One Day in The Life of Noah Piugattuk begins with a startling opening shot of an arctic morning. We see a snow covered Inuit land comprised of Igloos and sled dogs laying about. We hear the soft, quiet voice of the film’s title character reading from the bible as we cut to him inside his house sitting beside his wife who has yet to waken up and his daughter who is also sleeping. It’s a serene scene, and soon we see the wife wake up and begin making tea. The camera holds on this domestic moment without cutting, and it’s to the film’s credit, I remained transfixed throughout.
It was at this moment, I thought we were going to get what the title of the film promises, a regular day in the life of Noah Piugattuk (Apayata Kotierk), an Inuit elder who enjoys his existence living out in the arctic, hunting and fishing with his people, as well as drinking some tea. If the film was just about Noah’s life in the arctic, I would’ve been satisfied, as I have a soft spot for slowly paced films where nothing particularly important happens. However this film takes a shift when Noah’s daily routine is interrupted by the presence of a White man who isn’t given a name but is only known as “The Boss”(Kim Bodina).
The Boss is a government employee who is there to convince Noah to move his family from the arctic into a modern settlement. He is promised a wooden house with a heated stove, but also his daughter would be put into a Canadian school so she could be assimilated into their culture. This is not the first white man Noah has come across and he sees the whole request by him as pure nonsense. There is a disconnect with his way of life, and the way Canada wants him to behave, he doesn’t understand why he just can’t live where he wants. The boss tries to make it clear that it’s just not the way it can be done anymore, and that the indegenious people must all be accounted for by the government. This disconnect between them is even more apparent since neither person speaks the same language. Their one go-between is an Inuit interpreter (Benjamin Kunuk), who seems to struggle with communicating to each man what the other wants. Pretty soon we see the whole conversation turn into a practice of futility.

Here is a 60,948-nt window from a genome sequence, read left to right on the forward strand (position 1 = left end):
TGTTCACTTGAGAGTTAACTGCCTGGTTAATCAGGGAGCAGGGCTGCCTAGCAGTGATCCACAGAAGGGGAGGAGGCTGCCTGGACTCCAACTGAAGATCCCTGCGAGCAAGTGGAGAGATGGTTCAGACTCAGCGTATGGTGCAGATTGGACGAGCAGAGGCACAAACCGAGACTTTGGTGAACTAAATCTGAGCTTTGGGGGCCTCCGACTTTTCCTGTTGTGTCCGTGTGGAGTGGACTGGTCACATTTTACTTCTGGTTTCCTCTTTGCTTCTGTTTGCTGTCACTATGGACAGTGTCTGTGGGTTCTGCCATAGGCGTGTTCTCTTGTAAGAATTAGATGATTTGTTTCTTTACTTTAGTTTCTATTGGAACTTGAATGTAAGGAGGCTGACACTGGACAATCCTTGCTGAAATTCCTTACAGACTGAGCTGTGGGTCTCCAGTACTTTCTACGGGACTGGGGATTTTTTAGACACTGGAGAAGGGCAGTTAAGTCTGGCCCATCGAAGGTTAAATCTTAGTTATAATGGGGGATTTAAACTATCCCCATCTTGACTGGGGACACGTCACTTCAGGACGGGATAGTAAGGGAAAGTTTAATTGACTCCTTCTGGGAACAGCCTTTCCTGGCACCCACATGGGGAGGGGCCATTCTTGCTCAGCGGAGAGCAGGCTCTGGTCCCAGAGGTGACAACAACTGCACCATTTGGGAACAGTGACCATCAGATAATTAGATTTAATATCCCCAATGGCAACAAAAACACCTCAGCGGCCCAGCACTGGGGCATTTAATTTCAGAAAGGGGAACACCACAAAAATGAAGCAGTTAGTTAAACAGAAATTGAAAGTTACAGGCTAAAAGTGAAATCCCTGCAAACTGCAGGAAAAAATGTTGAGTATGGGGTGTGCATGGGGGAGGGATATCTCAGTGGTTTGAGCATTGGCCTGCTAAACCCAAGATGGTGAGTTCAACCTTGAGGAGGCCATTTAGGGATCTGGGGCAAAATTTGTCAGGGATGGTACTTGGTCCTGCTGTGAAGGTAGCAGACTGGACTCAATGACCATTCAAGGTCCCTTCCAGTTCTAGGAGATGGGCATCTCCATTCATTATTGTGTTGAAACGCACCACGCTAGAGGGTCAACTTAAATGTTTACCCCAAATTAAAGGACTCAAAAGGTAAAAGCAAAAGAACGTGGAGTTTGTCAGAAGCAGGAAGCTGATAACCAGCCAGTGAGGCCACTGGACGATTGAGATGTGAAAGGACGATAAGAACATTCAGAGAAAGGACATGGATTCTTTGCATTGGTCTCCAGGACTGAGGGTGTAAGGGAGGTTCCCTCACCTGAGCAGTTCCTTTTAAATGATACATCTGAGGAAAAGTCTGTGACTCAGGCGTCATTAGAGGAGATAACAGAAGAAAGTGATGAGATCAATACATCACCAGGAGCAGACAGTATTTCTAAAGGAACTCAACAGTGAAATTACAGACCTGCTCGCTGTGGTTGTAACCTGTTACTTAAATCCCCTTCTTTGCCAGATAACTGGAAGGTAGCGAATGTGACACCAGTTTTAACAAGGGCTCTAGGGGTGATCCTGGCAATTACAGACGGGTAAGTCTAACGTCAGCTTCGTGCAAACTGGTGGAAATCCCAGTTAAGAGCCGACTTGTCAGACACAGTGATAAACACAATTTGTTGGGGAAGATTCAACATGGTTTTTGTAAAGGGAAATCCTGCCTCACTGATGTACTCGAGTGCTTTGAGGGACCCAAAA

One Day in the Life of Noah Piugattuk is one of the most unique films I’ve seen this year with how it tells its story. It’s not a very fussy film, and is artful in its simplicity. It opens with Noah’s life in the arctic to show it has purpose and meaning, making it all the more heartbreaking that the government is taking him from it. The rest of the film is mostly comprised of the dialogue between Noah, The Boss, and the interpreter. It’s a conversation that moves in a circle, always ending up back where it started. At times The Boss feels like he is getting through to Noah, but there is little or no progress. The Boss is actually depicted as a very ernest man who doesn’t particularly like doing his job of government displacement, yet despite his sincerity, we know Noah can’t trust him.
By design the film becomes redundant, as the talking points keep coming up, and nothing is ever accomplished. What we do know by the end is that The Boss will return, and Noah seems to think it’s inevitable that he will some day have to relent and give up his life in the arctic.
The film is directed Zacharais Kunuk, himself an Inuit who’s claim to fame was 2001’s Atarnarjuat : The Fast Runner, which was voted the greatest Canadian film of all time in a 2015 TIFF poll. You can feel Kunuk’s love for the Inuit culture, and an admiration for Noah who was a real person, and who we get to see real footage of in the film’s very poignant ending.
There is also something that feels untapped in Kunuk’s film which we don’t usually get to see very often, and that is the arctic landscape. There are moments in the film which are truly breathtaking, as Kunuk lets us look in awe at the sheer majesty of the land which Noah is so in love with. There are also moments where the camera is mounted on a dog sled and we see members of Noah’s hunting team running beside it making the shot seem otherworldly.
One Day in the Life of Noah Piugattuk is a lived in film where the characters are aloud to breath in life. It’s also a very political film which stays true and never becomes condescending, but rather it shows the failure of colonialism with its slow redudant conversation which leads to nowhere. It’s a truly unique film which I admire very much, and demands your attention.
4 stars out of 5
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